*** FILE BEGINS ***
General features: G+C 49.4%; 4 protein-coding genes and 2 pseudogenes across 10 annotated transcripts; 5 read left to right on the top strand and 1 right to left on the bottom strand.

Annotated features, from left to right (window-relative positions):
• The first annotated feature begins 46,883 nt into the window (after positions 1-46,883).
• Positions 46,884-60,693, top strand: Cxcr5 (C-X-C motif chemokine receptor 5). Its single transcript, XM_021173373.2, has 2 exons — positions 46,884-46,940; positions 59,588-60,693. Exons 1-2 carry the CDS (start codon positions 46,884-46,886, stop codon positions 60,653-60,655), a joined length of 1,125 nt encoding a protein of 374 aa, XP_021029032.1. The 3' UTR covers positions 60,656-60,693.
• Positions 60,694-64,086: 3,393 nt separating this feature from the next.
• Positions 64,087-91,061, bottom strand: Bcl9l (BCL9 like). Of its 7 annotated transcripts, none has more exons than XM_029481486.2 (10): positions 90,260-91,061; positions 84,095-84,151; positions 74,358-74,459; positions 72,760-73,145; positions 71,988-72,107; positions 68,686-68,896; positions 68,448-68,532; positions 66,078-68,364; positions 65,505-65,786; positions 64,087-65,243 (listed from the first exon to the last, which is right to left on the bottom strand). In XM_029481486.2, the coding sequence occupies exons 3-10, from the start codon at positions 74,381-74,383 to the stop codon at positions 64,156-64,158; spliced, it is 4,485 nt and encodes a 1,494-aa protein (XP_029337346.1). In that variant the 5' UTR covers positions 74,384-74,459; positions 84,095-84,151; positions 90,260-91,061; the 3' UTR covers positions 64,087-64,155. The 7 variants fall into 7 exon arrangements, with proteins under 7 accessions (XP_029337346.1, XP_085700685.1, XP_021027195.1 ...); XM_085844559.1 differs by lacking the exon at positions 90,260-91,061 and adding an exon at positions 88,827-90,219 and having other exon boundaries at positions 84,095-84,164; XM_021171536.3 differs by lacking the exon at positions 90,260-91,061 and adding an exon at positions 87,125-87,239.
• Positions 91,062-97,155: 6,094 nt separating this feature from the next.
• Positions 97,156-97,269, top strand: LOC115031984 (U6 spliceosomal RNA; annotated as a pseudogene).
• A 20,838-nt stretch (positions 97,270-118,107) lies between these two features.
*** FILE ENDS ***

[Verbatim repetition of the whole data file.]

General features: G+C 49.4%; 4 protein-coding genes and 2 pseudogenes across 10 annotated transcripts; 5 read left to right on the top strand and 1 right to left on the bottom strand.

Annotated features, from left to right (window-relative positions):
• The first annotated feature begins 46,883 nt into the window (after positions 1-46,883).
• Positions 46,884-60,693, top strand: Cxcr5 (C-X-C motif chemokine receptor 5). Its single transcript, XM_021173373.2, has 2 exons — positions 46,884-46,940; positions 59,588-60,693. Exons 1-2 carry the CDS (start codon positions 46,884-46,886, stop codon positions 60,653-60,655), a joined length of 1,125 nt encoding a protein of 374 aa, XP_021029032.1. The 3' UTR covers positions 60,656-60,693.
• Positions 60,694-64,086: 3,393 nt separating this feature from the next.
• Positions 64,087-91,061, bottom strand: Bcl9l (BCL9 like). Of its 7 annotated transcripts, none has more exons than XM_029481486.2 (10): positions 90,260-91,061; positions 84,095-84,151; positions 74,358-74,459; positions 72,760-73,145; positions 71,988-72,107; positions 68,686-68,896; positions 68,448-68,532; positions 66,078-68,364; positions 65,505-65,786; positions 64,087-65,243 (listed from the first exon to the last, which is right to left on the bottom strand). In XM_029481486.2, the coding sequence occupies exons 3-10, from the start codon at positions 74,381-74,383 to the stop codon at positions 64,156-64,158; spliced, it is 4,485 nt and encodes a 1,494-aa protein (XP_029337346.1). In that variant the 5' UTR covers positions 74,384-74,459; positions 84,095-84,151; positions 90,260-91,061; the 3' UTR covers positions 64,087-64,155. The 7 variants fall into 7 exon arrangements, with proteins under 7 accessions (XP_029337346.1, XP_085700685.1, XP_021027195.1 ...); XM_085844559.1 differs by lacking the exon at positions 90,260-91,061 and adding an exon at positions 88,827-90,219 and having other exon boundaries at positions 84,095-84,164; XM_021171536.3 differs by lacking the exon at positions 90,260-91,061 and adding an exon at positions 87,125-87,239.
• Positions 91,062-97,155: 6,094 nt separating this feature from the next.
• Positions 97,156-97,269, top strand: LOC115031984 (U6 spliceosomal RNA; annotated as a pseudogene).
• A 20,838-nt stretch (positions 97,270-118,107) lies between these two features.